How to Correct Dog Tracking on a Truckby Chris Stevenson
Dog tracking, also called wandering, involves a defect in the suspension parts or angles of the wheels on a truck. If the wheels of a truck do not square correctly with each other, the steering and ride of the vehicle becomes erratic. Dog tracking can be seen as the side to side movement of the truck on a level road as its tries to maintain a straight track. Various problems can cause dog tracking, like suspension component wear and wheel misalignment. A truck owner can perform some basic inspections and repairs to correct dog tracking before a professional wheel alignment.
Set the shifter of the truck in park or neutral, depending upon your transmission type. Apply the foot or handbrake. Use a tire iron to loosen the lug nuts on all the wheels, but keep them firm on the rim. Use a floor jack to lift the front of the truck and place two jack stands under the frame. Raise the rear and place two jack stands under the frame. Before removing the wheels, place a hand on the top of a tire and one hand on the bottom.
Jiggle the tire in a vertical plane -- back and forth toward you from top to bottom. Inspect all the tires this way. Any excessive play will indicate dry, loose or worn wheel bearings. You must have the wheel bearings inspected, replaced or repacked.
Inspect each tire for its proper size rating, according to your owner's manual specifications. All tires should conform to the same diameter, ply rating and type, tread design and height profile. Any mismatch will cause side-to-side pull or dog tracking. If you have a mismatched spare on the truck, remove it and replace it with a standard tire.
Inspect each tire for its proper inflation pressure with a tire gauge. Refer to your owner's manual for the correct pounds per square inch, or psi. Under-inflated tires will pull the vehicle to that side, causing you to adjust the steering wheel to compensate. This results in dog tracking and wandering from the center line of the road. Dog tracking also results if all the tires have been overinflated.
Use the tire iron to loosen and remove the lug nuts on all the wheels. Release the emergency brake. Pull the rear brake drums off by hand and spin the axle hub. If the axle hub resists firm pressure, inspect the brake lining and the wheel cylinder for jams. Make sure the hold-down and return springs hook to their proper positions. Use your hands to collapse the brake shoes in and out, freeing up the movement of any sticking shoes. Replace the drums.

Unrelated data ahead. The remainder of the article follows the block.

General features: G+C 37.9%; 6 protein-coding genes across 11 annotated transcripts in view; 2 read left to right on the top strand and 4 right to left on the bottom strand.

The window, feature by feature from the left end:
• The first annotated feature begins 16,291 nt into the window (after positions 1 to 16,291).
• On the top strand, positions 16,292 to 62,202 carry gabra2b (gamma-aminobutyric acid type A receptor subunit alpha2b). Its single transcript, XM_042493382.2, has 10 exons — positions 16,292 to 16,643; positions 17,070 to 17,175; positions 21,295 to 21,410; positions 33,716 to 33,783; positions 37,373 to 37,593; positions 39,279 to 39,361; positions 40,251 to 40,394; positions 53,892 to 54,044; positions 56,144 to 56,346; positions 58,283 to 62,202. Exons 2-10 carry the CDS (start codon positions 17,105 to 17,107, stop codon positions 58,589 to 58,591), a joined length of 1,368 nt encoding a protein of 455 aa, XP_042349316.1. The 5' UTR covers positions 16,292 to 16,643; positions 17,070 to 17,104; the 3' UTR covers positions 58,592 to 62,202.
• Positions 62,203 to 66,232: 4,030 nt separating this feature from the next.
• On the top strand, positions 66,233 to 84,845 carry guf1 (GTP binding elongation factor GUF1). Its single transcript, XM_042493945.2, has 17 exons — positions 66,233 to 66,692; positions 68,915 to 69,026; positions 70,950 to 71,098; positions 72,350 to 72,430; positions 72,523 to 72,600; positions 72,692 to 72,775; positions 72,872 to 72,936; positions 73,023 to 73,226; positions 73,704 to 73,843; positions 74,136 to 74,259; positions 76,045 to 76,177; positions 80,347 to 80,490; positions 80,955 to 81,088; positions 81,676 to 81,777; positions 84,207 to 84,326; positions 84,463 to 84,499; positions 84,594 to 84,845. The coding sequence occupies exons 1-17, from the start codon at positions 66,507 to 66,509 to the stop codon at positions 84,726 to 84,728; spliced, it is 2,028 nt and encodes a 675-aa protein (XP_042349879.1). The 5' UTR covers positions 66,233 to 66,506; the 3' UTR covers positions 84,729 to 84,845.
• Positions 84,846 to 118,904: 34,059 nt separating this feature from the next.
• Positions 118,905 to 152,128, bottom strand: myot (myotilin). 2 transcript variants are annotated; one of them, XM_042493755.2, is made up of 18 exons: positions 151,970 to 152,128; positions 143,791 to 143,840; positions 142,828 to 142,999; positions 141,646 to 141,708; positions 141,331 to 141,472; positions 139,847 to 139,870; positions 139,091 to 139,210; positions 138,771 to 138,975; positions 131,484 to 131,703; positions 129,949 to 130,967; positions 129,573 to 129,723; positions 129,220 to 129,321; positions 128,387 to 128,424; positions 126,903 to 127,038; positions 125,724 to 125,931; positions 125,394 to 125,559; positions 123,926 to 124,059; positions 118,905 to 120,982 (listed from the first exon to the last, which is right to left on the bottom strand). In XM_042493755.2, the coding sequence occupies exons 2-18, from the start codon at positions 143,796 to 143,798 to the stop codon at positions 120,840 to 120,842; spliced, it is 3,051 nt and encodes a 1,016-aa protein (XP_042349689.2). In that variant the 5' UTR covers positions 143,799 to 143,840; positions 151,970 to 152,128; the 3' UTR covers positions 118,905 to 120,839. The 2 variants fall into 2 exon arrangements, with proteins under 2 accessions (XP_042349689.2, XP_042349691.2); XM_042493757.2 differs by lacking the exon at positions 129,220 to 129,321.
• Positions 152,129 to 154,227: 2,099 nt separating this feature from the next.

Check the front brake rotors by spinning them. Feel for extreme resistance. Use a slot screwdriver to pry the pads away from the rotors on both sides if the calipers appear jammed. Make sure you have sufficient lining on the pads on both sides of the rotor.
Check front drum brakes by using pliers to remove the cotter pin in the castellated nut, then unscrew the axle nut with the pliers. Pull the drum off and inspect the brake shoes. Look for any binding. Replace the drum, tighten the axle nut just enough to allow minimal play and place a new cotter pin onto the axle nut.
Slide under the rear of the vehicle and inspect the leaf springs and shocks. Use a socket and wrench to tighten any axle U-bolts that hold the spring pack to the axle. Check the leaf spring eye bolts for proper tightness and good bushings. Tighten all eye bolts with a socket and wrench. If any of the leaf spring eye bolt bushings appear crushed or split, you must replace them.
Check all of the shock absorbers for loose or broken top or bottom mounting bolts. Use a socket and wrench to tighten any loose shock mounting bolts. Replace any broken bolts or stripped nuts. If equipped with coil-over shocks, inspect the bottom and top coil towers for tight mounts and correct coil seating. Look at the rubber bushings in the upper and lower control arms. The bushings should be round and well-seated in their sleeves. Any missing or deformed bushings must be replaced.
Place the wheels back on the vehicle and tighten the lugs nuts so that they are snug but not overtightened. Use the floor jack to remove the front and rear jack stands. Use a torque wrench to tighten the lug nuts on each wheel to the manufacturer's specifications in the truck's repair manual.
Take the vehicle to a certified alignment shop and explain the dog tracking symptoms of your truck to the technician. Provided your suspension, bearings and brake parts pass his inspection, he will know that you will need a complete alignment, adjusting for toe-in, camber, caster and thrust alignment. The caster adjustment will be most crucial for the dog tracking symptoms.
Although the truck owner can insure that his suspension, brakes and bearing components have been inspected and corrected for any failures, it is imperative that he take the truck to an alignment shop if the dog tracking continues. Trying to make alignment adjustments without the aid of a commercial alignment rack is beyond most car owners' expertise. Thrust angles and caster adjustments are best left to the qualified technician.
Things You'll Need
- Tire iron
- Floor jack
- Jack stands
- Owner's repair manual
- Air pressure gauge
- Cotter pins (if applicable)
- Socket set
- Ratchet wrench
- Torque wrench
Chris Stevenson has been writing since 1988. His automotive vocation has spanned more than 35 years and he authored the auto repair manual "Auto Repair Shams and Scams" in 1990. Stevenson holds a P.D.S Toyota certificate, ASE brake certification, Clean Air Act certification and a California smog license.